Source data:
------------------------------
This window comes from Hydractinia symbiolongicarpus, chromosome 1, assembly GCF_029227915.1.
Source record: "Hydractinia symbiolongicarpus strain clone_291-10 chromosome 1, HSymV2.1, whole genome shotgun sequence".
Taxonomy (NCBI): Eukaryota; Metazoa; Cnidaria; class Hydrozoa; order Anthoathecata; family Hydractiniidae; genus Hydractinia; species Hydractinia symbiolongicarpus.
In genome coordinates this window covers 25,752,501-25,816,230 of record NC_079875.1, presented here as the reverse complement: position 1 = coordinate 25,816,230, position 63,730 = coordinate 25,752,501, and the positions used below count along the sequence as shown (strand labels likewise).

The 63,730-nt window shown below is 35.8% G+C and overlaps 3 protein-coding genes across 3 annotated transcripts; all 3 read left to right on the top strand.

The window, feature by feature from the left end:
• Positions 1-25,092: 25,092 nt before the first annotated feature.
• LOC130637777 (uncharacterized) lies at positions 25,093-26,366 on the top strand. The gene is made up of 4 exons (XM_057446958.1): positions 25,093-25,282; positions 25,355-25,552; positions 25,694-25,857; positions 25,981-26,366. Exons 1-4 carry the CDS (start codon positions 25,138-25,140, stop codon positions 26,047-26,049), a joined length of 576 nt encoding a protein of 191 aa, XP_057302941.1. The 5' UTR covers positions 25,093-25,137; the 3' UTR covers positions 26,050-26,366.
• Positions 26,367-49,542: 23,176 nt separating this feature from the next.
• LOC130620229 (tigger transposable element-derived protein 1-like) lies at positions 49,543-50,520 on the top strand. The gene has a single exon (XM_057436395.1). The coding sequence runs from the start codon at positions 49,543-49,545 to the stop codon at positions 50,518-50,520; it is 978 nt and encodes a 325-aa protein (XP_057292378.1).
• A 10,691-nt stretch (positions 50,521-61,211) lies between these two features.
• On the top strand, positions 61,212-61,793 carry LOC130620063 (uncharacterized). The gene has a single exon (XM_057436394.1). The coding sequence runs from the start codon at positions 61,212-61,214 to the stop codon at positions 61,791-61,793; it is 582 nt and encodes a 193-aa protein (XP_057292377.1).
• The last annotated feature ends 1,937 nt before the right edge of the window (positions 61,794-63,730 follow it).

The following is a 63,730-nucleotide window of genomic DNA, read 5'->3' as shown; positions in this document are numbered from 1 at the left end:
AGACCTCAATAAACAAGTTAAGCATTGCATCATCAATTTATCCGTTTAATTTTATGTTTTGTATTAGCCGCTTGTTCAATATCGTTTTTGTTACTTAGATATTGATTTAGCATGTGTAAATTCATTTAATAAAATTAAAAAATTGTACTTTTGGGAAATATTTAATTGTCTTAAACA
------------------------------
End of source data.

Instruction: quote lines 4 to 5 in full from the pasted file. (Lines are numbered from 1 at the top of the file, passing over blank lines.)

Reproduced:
In genome coordinates this window covers 25,752,501-25,816,230 of record NC_079875.1, presented here as the reverse complement: position 1 = coordinate 25,816,230, position 63,730 = coordinate 25,752,501, and the positions used below count along the sequence as shown (strand labels likewise).

The 63,730-nt window shown below is 35.8% G+C and overlaps 3 protein-coding genes across 3 annotated transcripts; all 3 read left to right on the top strand.